Pilot study finds gamers have lower levels of premature ejaculation

Italian scientists have found a link between gaming and lower levels of premature ejaculation.

The preliminary study, published online June 1 in The Journal of Sexual Medicine, examined the relationship between playing video games and sexual health in adult men.

“I am interested in this topic as I’ve always been a gamer,” explained the study’s corresponding author, Andrea Sansone of Sapienza University of Rome. “Since I graduated from medical school and during my residency I’ve tried to merge my passion for video games and my interest in male sexual health – so when I figured out a pilot study on the effects of gaming on premature ejaculation and erectile dysfunction I was the happiest man on Earth!”

Sansone and his colleagues found that gamers were less likely to report premature ejaculation compared to non-gamers. But gamers also reported lower levels of sexual desire on average.

There was no difference between gamers and non-gamers when it came to erectile function and orgasmic function in general.

Playing videos games could reduce premature ejaculation by altering the brain’s reward system, the researchers explained in their study. Or the reduced sex drive could make premature ejaculation less likely. “We could suppose a relation between less interest toward sexual activities in men who mostly use videogames and positive psychological effects on ejaculatory control,” they wrote. But the researchers were not able to directly examine this.

“I’d like my colleagues to consider assessing video game use (and abuse) during evaluations of male sexual dysfunctions,” Sansone told PsyPost. “For the general population, I’d like everybody to understand that while video games are fun, an excessive use of them might actually have consequences on the most intimate aspects of their life.”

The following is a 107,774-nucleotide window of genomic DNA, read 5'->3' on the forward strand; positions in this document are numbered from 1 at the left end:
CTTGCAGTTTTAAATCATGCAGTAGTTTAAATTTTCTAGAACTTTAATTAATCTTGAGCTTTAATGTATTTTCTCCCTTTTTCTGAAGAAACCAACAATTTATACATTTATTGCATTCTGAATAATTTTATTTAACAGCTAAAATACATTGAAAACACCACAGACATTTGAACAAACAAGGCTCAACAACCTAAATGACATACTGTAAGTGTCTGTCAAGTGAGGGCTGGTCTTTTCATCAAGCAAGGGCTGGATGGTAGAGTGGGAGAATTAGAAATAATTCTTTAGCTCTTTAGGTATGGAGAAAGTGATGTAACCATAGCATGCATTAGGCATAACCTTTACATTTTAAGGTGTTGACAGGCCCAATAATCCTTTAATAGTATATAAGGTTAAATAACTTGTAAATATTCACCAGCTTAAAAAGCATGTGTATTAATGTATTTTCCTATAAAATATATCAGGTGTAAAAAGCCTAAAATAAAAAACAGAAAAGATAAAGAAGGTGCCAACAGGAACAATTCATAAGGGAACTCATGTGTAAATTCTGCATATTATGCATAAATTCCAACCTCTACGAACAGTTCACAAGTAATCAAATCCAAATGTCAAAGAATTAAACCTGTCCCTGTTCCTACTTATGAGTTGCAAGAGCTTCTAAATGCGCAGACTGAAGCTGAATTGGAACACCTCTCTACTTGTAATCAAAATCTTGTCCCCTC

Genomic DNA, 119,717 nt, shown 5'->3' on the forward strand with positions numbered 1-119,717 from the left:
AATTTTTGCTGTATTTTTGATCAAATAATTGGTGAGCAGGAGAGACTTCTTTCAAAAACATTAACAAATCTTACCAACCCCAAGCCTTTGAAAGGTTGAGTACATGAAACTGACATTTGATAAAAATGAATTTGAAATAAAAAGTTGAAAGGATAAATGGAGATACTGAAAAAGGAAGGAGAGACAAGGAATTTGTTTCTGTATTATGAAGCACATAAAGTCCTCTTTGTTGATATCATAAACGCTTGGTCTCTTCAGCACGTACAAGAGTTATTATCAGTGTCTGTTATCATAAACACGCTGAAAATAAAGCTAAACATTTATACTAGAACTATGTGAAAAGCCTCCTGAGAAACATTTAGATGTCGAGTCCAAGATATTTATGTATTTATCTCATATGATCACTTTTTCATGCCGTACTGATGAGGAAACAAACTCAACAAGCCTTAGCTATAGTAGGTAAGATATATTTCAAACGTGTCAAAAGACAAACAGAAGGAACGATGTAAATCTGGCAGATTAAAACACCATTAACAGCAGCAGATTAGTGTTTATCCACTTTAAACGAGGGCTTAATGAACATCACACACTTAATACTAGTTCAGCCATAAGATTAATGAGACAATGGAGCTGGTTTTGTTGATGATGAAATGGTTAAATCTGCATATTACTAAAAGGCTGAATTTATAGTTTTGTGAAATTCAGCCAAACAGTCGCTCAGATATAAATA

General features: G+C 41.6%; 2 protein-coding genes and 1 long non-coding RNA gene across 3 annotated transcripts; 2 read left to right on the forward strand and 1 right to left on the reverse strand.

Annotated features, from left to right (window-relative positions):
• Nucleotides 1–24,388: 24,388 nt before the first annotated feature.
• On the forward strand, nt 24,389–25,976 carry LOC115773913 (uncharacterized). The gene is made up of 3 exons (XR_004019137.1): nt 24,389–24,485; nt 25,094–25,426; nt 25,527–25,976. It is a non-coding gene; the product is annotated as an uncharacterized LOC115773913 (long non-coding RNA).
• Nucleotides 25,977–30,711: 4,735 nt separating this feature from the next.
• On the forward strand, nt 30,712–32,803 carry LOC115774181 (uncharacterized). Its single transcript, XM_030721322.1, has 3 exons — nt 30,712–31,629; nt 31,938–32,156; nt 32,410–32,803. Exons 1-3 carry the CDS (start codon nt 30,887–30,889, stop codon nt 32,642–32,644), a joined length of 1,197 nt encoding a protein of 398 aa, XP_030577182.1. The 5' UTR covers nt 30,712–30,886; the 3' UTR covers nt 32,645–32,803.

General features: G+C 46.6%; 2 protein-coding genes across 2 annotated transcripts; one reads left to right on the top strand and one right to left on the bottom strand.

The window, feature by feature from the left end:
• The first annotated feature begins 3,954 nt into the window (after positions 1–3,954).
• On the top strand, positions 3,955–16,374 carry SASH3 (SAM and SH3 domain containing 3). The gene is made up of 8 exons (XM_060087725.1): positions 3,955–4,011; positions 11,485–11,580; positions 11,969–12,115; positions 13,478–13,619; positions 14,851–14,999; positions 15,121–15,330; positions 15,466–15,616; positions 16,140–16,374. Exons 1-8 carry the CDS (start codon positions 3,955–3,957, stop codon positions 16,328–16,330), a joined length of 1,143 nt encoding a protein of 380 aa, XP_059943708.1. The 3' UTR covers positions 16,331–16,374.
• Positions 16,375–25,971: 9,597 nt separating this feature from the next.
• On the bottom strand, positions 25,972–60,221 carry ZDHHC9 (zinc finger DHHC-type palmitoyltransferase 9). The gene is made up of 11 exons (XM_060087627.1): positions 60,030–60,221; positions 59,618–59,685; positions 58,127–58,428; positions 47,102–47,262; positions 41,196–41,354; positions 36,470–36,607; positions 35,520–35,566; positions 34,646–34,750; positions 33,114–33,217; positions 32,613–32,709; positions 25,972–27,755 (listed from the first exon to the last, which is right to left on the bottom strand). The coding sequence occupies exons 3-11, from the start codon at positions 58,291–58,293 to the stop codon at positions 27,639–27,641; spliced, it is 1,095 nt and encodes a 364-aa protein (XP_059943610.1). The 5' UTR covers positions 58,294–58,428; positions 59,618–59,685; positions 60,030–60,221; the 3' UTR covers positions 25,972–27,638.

The findings are based on 396 Italian men between the ages of 18 and 50 who completed a survey that assessed their sexual functioning and other factors. Most of the men, 287 of them, reported playing video games while the remaining 109 did not.

Sansone said his study had some limitations, particularly the lack of medical history of the participants and the use of anonymous self-reported questionnaires to collect data. “However, there is also another aspect to be carefully considered: Are all games equal? Is an hour of MiniMetro as stressful as a 60-minutes match of League of Legends? And is that going to cause any difference?”

The study also used a cross-sectional design, preventing the researchers from making any inferences about cause and effect.

“I think this is an exciting new field of research, and besides being proud for the academic result I’m also very happy as a nerd!” Sansone said. “I’d also like to thank my professors and colleagues, especially Professor Romanelli and Professor Jannini for their invaluable help in the last few years and Professor Lenzi for being the awesome boss that he is.”

The study, “Relationship Between Use of Videogames and Sexual Health in Adult Males“, was also co-authored by Massimiliano Sansone, Marco Proietti, Giacomo Ciocca, Andrea Lenzi, Emmanuele A. Jannini, and Francesco Romanelli.